Photovoltaics are still, on average, a pricey, subsidy-dependent source of electricity. However, rooftop panels are beginning to beat the grid in a number of jurisdictions with high retail power rates—and their ranks are projected to swell over this decade. A growing number of economists say that rapidly shrinking costs have turned distributed solar generation into a disruptive technology that’s set for runaway growth. In fact, they say, it could ultimately upend the power distribution market.
“We’re completely unprepared for the opportunity that’s going to present itself,” says John Farrell, an economist and senior researcher at the Institute for Local Self-Reliance, a Minneapolis-based economic think tank.
Farrell got beyond the less-inspiring U.S. national average price of rooftop solar on homes and businesses by examining how it stacks up in each of 3100 electric utility rate zones across the country. He projected the per-kilowatt costs of generation from PV systems through 2022 by estimating the cost of installing and maintaining them over their 25-year lifetime and calculating the number of kilowatt-hours they are likely to generate under each zone’s prevailing sunlight. Dividing cost by generation gave him what economists call the levelized cost of solar energy, which he compared to the local utility’s retail power rates.
The results, presented since January as an online map, suggest that rooftop PV already delivers power more cheaply than the U.S. grid for more than 10 percent of residential demand in five states—California, Connecticut, Hawaii, New Hampshire, and New Jersey. By 2022, home panels are predicted to be the economic winner for at least 10 percent of residential demand in 49 states; the grid holds its edge only in the state of Washington, thanks to notoriously gray skies and cheap local hydropower. PV installed by businesses, meanwhile, will be competitive with at least 10 percent of total U.S. commercial power consumption in 2022.
Similar patterns for the United States emerge from academic reviews of PV power cost, such as one published this month by Stanford University researchers in the journal Energy Policy. And a global analysis by the Abu Dhabi–based International Renewable Energy Agency [PDF] last year suggests that PV is at parity in Cyprus and parts of Italy and likely advancing fast.
As with all economic projections, these studies rely on assumptions that are open to criticism. Farrell’s assumptions, however, are relatively conservative. For instance, Farrell does not provide for any change in grid prices, which generally rise by about 2 percent per year. He also excludes federal and state subsidies for solar power installation. Add in the federal incentives and Farrell’s 2022 nationwide parity moment for solar panels arrives in 2018, even in much of dreary Washington state.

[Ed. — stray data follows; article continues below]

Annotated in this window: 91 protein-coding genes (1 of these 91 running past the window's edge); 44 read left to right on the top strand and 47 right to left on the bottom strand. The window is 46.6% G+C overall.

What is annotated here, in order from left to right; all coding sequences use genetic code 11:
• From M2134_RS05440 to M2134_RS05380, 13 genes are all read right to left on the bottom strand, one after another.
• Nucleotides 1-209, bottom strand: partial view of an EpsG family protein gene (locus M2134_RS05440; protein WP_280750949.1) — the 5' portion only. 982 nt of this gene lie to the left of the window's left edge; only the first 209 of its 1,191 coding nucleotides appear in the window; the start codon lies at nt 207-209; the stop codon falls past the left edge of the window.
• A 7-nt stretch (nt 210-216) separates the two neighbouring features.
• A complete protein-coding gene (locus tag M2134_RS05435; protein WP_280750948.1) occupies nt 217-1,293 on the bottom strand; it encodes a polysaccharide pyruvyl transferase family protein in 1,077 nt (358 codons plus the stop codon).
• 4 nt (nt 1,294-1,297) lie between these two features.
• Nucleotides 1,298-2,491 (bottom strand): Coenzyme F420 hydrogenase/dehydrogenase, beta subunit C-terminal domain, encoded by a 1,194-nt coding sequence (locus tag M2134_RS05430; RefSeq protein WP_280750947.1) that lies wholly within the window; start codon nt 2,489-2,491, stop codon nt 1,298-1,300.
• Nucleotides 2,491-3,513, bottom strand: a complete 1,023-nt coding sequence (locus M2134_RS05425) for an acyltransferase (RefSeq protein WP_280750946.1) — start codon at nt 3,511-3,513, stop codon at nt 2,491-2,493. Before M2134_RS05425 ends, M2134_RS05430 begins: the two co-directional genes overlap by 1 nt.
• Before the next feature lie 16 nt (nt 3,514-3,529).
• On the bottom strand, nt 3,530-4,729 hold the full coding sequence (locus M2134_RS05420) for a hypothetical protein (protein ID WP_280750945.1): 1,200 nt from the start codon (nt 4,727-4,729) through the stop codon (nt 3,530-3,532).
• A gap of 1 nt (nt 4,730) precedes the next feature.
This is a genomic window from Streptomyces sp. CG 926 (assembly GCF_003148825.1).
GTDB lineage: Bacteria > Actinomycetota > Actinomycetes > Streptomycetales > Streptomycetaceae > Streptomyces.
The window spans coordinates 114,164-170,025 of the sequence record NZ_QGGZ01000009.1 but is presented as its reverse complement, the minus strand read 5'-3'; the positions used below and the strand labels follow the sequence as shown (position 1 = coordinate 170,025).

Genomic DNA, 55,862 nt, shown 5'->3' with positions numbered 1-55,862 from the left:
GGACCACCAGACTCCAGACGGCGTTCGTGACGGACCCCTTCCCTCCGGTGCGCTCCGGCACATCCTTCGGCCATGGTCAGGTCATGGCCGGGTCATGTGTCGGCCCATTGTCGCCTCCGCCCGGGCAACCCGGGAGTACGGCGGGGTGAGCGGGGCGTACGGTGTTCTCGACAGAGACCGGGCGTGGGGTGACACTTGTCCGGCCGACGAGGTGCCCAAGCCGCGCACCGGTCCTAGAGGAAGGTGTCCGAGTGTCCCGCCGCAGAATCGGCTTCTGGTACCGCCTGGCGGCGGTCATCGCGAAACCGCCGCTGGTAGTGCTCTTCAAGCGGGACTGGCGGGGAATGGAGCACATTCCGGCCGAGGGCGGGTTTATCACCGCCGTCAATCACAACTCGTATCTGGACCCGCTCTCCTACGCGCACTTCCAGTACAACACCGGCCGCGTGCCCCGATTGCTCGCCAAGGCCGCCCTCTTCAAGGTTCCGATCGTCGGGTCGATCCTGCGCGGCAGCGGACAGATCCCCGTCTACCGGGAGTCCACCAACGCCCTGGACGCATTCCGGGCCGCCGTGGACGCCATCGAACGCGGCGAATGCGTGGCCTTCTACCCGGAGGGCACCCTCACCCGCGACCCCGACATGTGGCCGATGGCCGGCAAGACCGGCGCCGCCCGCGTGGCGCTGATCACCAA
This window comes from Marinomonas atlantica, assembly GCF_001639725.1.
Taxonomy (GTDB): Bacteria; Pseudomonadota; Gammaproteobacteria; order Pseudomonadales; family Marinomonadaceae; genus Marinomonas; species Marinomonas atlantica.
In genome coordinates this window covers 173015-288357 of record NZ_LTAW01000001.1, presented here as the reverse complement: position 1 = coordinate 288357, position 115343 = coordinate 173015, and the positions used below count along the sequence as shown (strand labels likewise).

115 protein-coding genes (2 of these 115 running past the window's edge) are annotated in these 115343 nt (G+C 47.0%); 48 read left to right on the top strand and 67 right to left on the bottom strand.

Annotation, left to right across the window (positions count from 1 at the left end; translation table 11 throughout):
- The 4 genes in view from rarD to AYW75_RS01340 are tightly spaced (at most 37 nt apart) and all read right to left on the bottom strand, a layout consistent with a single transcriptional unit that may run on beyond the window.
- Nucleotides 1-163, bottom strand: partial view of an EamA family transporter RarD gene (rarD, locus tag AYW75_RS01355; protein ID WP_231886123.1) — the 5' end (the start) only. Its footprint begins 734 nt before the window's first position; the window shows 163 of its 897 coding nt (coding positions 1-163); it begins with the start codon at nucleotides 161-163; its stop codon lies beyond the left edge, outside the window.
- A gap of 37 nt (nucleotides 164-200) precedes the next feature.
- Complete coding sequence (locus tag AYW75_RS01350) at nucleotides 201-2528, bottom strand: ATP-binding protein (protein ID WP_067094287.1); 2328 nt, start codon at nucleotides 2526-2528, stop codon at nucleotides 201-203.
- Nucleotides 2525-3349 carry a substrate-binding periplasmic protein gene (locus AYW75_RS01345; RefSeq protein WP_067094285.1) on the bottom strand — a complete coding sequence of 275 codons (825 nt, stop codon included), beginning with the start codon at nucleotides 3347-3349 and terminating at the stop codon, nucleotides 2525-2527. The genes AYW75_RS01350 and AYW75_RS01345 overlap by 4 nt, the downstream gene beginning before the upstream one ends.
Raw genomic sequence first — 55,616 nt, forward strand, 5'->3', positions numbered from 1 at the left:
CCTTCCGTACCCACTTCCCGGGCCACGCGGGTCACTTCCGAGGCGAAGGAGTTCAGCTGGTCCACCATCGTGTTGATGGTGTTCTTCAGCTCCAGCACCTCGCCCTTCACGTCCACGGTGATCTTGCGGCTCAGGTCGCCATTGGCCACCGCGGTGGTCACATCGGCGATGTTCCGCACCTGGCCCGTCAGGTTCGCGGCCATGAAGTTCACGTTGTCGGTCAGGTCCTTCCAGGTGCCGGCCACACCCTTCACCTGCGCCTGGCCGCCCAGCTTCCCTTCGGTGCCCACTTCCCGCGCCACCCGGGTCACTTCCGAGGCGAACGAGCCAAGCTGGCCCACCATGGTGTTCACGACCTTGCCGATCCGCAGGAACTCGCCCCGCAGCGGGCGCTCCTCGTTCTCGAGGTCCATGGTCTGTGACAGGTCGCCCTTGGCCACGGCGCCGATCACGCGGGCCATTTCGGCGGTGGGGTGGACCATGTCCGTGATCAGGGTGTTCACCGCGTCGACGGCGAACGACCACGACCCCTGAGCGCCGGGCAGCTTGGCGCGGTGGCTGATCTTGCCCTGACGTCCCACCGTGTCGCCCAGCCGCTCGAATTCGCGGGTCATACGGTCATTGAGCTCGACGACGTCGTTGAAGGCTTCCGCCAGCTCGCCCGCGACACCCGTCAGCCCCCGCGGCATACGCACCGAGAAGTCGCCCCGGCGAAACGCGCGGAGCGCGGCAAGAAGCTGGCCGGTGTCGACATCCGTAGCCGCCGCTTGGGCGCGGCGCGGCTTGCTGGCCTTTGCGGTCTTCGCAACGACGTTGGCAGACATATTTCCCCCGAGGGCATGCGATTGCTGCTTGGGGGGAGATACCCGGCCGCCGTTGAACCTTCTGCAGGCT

The most controversial element in the new economic forecasts for solar is what drives its spread across Farrell’s map as the years pass: the assumption that PV costs will continue to fall. Critics of solar energy attribute its plummeting prices to massive overproduction in China and to subsidy trimming in Europe. According to this argument, prices will rise as more producers go bankrupt (as Solyndra did famously in 2011 and others have since) and supply shrinks.
Stefan Reichelstein, faculty research director at Stanford’s Steyer-Taylor Center for Energy Policy and Finance, however, says the evidence indicates otherwise. His study, in Energy Policy, evaluated the impact of the unusually large price drops in recent years—40 percent in 2011 alone. Replacing PV’s recent dips with an extension of its historic price curve, which has been remarkably smooth for three decades, only increases the levelized cost of today’s systems by 12 to 15 percent. This suggests that the real drivers of PV’s price decline are technology and industrial efficiency, and there is no reason to believe they will hit a wall.
For their part, utilities are providing a strong signal that they recognize the distributed PV price trend, and the threat it represents to their business model: An increasing number of them are petitioning regulators for rate increases targeted specifically at solar users.
Contributing Editor Peter Fairley has been tracking energy technologies and their environmental implications globally for two decades, charting the engineering and policy innovations that are turning renewable energies and electric vehicles into mainstream competitors. He is especially interested in the power grid and power market redesigns required to phase out reliance on fossil fuels.